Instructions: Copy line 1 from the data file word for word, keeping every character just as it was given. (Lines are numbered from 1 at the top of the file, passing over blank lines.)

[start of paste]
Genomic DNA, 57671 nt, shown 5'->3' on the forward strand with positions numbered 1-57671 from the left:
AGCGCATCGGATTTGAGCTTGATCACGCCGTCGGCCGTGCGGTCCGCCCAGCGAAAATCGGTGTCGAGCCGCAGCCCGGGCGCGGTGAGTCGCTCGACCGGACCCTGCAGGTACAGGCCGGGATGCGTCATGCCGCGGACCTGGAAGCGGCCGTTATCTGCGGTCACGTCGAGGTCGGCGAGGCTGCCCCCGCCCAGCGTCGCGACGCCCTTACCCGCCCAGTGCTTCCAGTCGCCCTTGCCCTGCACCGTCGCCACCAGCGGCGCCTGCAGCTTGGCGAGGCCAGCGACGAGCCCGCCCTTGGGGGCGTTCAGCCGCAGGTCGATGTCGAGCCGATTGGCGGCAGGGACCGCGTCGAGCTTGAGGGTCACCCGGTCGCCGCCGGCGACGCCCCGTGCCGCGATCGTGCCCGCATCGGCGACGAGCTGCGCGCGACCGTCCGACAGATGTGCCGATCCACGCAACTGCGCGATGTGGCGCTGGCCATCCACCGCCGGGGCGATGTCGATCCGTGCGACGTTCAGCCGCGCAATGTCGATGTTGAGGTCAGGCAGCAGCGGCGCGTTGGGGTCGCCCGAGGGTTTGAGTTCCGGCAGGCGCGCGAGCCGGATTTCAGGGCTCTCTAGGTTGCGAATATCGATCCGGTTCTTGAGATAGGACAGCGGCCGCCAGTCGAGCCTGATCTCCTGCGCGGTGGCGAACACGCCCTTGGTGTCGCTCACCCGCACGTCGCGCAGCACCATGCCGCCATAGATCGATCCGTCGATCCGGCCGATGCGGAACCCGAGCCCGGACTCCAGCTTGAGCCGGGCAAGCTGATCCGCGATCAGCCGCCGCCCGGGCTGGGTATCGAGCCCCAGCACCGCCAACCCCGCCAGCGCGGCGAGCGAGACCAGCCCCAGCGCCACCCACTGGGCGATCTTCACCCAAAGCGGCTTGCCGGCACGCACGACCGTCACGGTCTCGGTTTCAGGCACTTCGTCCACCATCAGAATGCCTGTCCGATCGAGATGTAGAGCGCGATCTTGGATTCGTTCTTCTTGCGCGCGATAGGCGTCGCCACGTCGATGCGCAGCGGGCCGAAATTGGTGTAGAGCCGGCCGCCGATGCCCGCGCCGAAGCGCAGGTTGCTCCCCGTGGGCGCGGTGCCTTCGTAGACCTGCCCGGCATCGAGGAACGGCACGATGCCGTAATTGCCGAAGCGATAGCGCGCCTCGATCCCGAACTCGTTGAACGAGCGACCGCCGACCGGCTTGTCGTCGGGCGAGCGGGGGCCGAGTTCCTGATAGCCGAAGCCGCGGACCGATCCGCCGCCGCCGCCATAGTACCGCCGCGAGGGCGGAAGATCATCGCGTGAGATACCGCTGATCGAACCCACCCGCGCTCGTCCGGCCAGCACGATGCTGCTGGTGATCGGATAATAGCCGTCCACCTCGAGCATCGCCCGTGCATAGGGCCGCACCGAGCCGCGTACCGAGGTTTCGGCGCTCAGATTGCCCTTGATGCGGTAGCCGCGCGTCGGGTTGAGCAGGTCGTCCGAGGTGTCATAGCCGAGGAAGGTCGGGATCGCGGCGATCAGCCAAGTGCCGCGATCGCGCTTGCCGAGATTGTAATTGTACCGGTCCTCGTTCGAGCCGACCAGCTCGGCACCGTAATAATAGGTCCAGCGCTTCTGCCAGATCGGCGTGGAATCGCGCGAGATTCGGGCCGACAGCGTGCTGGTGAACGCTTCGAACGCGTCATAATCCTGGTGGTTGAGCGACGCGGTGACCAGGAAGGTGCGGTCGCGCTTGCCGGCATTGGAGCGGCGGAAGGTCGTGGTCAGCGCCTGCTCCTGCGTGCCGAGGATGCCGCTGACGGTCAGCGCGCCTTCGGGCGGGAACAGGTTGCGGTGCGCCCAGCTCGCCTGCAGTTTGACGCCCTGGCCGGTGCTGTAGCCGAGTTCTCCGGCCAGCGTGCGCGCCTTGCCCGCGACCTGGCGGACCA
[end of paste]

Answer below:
Genomic DNA, 57671 nt, shown 5'->3' on the forward strand with positions numbered 1-57671 from the left: